Berry Gordy’s "Motown: The Musical," which grossed over $1 million ($1.03 million) after its first week of previews on Broadway, at the Lunt-Fontanne Theatre in New York, in 2013, will return to Broadway for a second run starting in July 2016 at the Nederlander Theater, for 18 weeks.
The production, which first opened on April 14, 2013, starred Brandon Victor Dixon as the older Berry Gordy, and Valisia LeKae as Diana Ross.
Morgan James, Saycon Sengbloh, John Jellison and N’Kenge rounded out the starring cast, with child actors Raymond Luke Jr. and Jibreel Mawry playing a young Michael Jackson, Stevie Wonder and Berry Gordy.
Motown Records founder Berry Gordy Jr. is producer of the Broadway musical which is based on his life, and which he previously said will "set the record straight on the inception of the iconic label."
The musical features music hits from the likes of Diana Ross and the Supremes, Stevie Wonder, Marvin Gaye and Michael Jackson, among others.
It’s co-produced by Kevin McCollum), Sony Music Entertainment chairman and CEO Doug Morris, and of course Gordy himself, with Charles Randolph-Wright directing the original Broadway run.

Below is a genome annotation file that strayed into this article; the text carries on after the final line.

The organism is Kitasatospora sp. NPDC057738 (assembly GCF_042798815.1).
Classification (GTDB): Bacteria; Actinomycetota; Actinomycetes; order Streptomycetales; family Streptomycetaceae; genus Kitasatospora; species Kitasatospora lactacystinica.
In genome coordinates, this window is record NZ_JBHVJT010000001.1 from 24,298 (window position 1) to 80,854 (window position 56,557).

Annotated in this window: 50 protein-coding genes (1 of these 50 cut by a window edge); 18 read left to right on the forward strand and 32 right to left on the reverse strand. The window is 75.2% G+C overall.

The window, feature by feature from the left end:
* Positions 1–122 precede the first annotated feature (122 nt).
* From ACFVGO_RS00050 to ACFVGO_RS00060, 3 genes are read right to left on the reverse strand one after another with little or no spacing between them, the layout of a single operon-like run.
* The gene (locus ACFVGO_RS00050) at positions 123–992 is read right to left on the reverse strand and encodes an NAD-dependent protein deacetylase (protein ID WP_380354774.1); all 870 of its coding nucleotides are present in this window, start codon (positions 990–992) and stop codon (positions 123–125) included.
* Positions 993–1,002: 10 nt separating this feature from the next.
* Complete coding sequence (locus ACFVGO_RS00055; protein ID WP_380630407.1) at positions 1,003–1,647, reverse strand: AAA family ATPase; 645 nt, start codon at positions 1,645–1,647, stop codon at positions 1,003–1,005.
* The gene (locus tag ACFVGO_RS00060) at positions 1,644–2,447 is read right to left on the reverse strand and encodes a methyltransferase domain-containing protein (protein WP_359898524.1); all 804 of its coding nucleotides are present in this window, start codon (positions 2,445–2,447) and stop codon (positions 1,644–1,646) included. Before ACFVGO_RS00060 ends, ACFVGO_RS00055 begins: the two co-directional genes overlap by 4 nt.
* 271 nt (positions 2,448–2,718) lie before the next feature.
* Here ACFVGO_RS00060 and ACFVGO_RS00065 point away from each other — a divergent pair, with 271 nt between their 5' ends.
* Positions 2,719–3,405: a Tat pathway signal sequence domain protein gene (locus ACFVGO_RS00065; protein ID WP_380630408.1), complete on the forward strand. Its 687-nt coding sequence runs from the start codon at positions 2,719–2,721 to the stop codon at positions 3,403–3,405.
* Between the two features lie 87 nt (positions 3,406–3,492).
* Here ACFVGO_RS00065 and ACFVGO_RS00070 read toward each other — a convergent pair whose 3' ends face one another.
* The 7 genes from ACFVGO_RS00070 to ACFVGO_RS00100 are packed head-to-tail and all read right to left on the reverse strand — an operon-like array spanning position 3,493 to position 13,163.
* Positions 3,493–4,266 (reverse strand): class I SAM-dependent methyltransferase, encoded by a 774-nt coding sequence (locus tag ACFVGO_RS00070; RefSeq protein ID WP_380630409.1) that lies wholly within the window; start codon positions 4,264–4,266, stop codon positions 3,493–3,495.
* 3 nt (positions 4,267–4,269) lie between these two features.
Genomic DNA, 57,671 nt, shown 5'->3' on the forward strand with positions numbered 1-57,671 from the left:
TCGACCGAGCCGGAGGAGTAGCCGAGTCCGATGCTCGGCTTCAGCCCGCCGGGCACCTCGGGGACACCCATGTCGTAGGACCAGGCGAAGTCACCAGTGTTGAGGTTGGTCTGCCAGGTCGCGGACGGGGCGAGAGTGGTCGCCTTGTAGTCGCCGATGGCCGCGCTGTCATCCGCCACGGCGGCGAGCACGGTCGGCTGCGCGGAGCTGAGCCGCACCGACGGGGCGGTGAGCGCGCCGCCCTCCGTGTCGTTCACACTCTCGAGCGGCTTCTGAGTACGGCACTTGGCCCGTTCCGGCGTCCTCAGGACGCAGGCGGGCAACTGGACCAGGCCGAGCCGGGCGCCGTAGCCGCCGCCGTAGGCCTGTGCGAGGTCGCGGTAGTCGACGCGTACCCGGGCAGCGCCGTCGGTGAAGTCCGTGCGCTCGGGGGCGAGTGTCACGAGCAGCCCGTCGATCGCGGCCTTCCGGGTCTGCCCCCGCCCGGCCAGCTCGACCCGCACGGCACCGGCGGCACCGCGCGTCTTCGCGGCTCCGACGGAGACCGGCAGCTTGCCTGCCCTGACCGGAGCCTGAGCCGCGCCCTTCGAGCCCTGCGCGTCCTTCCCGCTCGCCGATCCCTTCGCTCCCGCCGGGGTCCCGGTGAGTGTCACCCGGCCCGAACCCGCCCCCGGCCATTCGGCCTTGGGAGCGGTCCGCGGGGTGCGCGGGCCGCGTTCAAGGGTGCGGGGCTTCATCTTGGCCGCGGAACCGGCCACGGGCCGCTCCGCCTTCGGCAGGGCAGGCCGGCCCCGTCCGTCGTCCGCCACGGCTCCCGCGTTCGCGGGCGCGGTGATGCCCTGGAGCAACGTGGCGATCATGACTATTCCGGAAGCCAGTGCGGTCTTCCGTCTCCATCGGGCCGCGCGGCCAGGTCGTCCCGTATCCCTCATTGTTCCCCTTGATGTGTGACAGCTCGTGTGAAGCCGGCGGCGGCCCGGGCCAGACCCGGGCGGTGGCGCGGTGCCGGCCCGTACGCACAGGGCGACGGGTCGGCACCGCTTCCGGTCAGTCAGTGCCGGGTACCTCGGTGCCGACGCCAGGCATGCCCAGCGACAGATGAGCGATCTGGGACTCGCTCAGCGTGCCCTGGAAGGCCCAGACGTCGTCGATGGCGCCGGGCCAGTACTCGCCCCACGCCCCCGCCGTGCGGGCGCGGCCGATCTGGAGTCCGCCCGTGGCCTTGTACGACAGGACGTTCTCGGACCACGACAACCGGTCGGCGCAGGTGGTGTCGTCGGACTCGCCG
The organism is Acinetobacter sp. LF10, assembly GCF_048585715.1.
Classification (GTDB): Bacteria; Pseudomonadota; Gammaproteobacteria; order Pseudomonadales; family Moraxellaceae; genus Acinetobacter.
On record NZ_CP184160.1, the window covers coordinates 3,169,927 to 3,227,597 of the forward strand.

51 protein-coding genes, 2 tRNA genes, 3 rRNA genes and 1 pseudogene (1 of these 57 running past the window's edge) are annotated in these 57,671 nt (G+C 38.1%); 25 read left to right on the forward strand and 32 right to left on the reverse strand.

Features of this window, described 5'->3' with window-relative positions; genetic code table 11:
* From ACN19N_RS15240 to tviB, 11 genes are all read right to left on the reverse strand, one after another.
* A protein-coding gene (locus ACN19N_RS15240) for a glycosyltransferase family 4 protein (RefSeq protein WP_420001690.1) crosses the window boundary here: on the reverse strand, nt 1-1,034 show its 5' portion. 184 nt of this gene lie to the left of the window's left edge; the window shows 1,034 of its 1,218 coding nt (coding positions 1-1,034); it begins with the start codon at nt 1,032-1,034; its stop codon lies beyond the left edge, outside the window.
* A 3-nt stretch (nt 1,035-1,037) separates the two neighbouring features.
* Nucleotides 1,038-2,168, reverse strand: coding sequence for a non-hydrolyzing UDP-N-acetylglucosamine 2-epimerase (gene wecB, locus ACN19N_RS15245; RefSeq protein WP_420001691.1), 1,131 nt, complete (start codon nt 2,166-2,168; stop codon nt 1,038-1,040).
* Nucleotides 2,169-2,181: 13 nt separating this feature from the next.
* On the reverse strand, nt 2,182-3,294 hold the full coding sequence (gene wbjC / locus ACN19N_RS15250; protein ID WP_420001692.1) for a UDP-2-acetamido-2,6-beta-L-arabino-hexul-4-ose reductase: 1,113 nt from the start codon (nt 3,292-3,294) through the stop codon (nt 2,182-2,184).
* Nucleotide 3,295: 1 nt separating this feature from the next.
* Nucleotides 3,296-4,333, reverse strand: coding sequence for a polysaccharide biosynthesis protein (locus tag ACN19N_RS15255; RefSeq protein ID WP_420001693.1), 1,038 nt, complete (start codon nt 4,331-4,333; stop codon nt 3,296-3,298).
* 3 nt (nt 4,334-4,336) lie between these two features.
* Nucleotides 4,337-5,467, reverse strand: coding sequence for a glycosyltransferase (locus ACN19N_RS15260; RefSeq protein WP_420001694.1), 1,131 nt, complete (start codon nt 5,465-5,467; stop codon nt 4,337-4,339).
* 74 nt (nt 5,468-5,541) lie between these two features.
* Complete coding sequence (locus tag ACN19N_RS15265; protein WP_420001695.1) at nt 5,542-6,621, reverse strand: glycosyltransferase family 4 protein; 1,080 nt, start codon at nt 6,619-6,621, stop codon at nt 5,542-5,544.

Patricia Wilcox and Warren Adams are co-choreographers.
For the initial Broadway run, an 18-piece orchestra reproduced "the classic ‘Sound of Young America’ for the Broadway stage," according to producers.
The retooled return to Broadway comes after a North American and upcoming UK tour.
Given how immensely successful the show has been, I can only wonder whether an announcement of a film adaptation is just around the corner. It most certainly wouldn’t be the first time that a Broadway musical has been adapted for the screen. So it’s a strong possibility, I think, especially as Gordy wants to reach as wide an audience as possible. A film only makes the story even more accessible.